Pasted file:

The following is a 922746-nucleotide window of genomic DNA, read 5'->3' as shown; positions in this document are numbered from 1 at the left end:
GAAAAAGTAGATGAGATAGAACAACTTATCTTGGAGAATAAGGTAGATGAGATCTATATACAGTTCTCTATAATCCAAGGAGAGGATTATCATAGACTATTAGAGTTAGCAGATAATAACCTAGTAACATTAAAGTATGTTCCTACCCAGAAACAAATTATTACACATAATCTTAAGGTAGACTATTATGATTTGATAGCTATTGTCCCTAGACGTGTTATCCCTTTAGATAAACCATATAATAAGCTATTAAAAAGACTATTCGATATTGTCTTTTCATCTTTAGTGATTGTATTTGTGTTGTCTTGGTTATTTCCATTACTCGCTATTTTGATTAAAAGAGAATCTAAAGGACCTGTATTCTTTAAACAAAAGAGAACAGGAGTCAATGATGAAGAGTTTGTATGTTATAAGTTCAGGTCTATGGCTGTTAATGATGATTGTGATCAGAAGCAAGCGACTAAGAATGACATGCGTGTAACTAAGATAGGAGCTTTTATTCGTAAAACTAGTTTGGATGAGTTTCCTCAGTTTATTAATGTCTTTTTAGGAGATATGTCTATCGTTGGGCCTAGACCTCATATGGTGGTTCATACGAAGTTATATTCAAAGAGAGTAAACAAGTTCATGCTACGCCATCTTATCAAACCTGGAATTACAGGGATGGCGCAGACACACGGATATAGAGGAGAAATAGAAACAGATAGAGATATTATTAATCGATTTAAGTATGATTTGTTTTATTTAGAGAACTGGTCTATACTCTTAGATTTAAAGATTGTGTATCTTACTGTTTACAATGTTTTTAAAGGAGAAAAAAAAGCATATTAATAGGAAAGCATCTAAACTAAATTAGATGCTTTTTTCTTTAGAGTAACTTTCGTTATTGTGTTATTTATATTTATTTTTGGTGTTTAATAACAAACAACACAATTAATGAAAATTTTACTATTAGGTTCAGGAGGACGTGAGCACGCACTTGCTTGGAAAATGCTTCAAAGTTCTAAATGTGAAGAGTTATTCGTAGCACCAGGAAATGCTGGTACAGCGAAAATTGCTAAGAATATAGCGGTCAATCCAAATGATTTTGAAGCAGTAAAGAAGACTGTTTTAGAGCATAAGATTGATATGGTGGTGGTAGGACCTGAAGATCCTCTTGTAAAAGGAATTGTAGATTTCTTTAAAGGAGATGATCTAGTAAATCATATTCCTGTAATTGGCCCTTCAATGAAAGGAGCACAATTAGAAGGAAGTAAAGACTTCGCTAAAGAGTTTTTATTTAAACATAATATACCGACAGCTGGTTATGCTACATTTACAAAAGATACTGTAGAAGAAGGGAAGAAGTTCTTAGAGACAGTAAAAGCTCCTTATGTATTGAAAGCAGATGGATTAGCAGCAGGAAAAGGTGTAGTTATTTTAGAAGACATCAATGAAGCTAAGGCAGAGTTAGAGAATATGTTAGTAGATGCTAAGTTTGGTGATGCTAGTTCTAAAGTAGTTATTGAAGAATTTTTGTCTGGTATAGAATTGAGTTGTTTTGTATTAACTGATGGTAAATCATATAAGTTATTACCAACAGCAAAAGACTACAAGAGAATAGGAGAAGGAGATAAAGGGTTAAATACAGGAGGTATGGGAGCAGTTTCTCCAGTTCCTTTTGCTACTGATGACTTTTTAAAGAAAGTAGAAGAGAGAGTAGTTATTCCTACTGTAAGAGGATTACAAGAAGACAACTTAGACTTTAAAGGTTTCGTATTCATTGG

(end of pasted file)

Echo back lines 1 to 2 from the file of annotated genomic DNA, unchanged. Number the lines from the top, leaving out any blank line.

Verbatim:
The following is a 922746-nucleotide window of genomic DNA, read 5'->3' as shown; positions in this document are numbered from 1 at the left end:
GAAAAAGTAGATGAGATAGAACAACTTATCTTGGAGAATAAGGTAGATGAGATCTATATACAGTTCTCTATAATCCAAGGAGAGGATTATCATAGACTATTAGAGTTAGCAGATAATAACCTAGTAACATTAAAGTATGTTCCTACCCAGAAACAAATTATTACACATAATCTTAAGGTAGACTATTATGATTTGATAGCTATTGTCCCTAGACGTGTTATCCCTTTAGATAAACCATATAATAAGCTATTAAAAAGACTATTCGATATTGTCTTTTCATCTTTAGTGATTGTATTTGTGTTGTCTTGGTTATTTCCATTACTCGCTATTTTGATTAAAAGAGAATCTAAAGGACCTGTATTCTTTAAACAAAAGAGAACAGGAGTCAATGATGAAGAGTTTGTATGTTATAAGTTCAGGTCTATGGCTGTTAATGATGATTGTGATCAGAAGCAAGCGACTAAGAATGACATGCGTGTAACTAAGATAGGAGCTTTTATTCGTAAAACTAGTTTGGATGAGTTTCCTCAGTTTATTAATGTCTTTTTAGGAGATATGTCTATCGTTGGGCCTAGACCTCATATGGTGGTTCATACGAAGTTATATTCAAAGAGAGTAAACAAGTTCATGCTACGCCATCTTATCAAACCTGGAATTACAGGGATGGCGCAGACACACGGATATAGAGGAGAAATAGAAACAGATAGAGATATTATTAATCGATTTAAGTATGATTTGTTTTATTTAGAGAACTGGTCTATACTCTTAGATTTAAAGATTGTGTATCTTACTGTTTACAATGTTTTTAAAGGAGAAAAAAAAGCATATTAATAGGAAAGCATCTAAACTAAATTAGATGCTTTTTTCTTTAGAGTAACTTTCGTTATTGTGTTATTTATATTTATTTTTGGTGTTTAATAACAAACAACACAATTAATGAAAATTTTACTATTAGGTTCAGGAGGACGTGAGCACGCACTTGCTTGGAAAATGCTTCAAAGTTCTAAATGTGAAGAGTTATTCGTAGCACCAGGAAATGCTGGTACAGCGAAAATTGCTAAGAATATAGCGGTCAATCCAAATGATTTTGAAGCAGTAAAGAAGACTGTTTTAGAGCATAAGATTGATATGGTGGTGGTAGGACCTGAAGATCCTCTTGTAAAAGGAATTGTAGATTTCTTTAAAGGAGATGATCTAGTAAATCATATTCCTGTAATTGGCCCTTCAATGAAAGGAGCACAATTAGAAGGAAGTAAAGACTTCGCTAAAGAGTTTTTATTTAAACATAATATACCGACAGCTGGTTATGCTACATTTACAAAAGATACTGTAGAAGAAGGGAAGAAGTTCTTAGAGACAGTAAAAGCTCCTTATGTATTGAAAGCAGATGGATTAGCAGCAGGAAAAGGTGTAGTTATTTTAGAAGACATCAATGAAGCTAAGGCAGAGTTAGAGAATATGTTAGTAGATGCTAAGTTTGGTGATGCTAGTTCTAAAGTAGTTATTGAAGAATTTTTGTCTGGTATAGAATTGAGTTGTTTTGTATTAACTGATGGTAAATCATATAAGTTATTACCAACAGCAAAAGACTACAAGAGAATAGGAGAAGGAGATAAAGGGTTAAATACAGGAGGTATGGGAGCAGTTTCTCCAGTTCCTTTTGCTACTGATGACTTTTTAAAGAAAGTAGAAGAGAGAGTAGTTATTCCTACTGTAAGAGGATTACAAGAAGACAACTTAGACTTTAAAGGTTTCGTATTCATTGG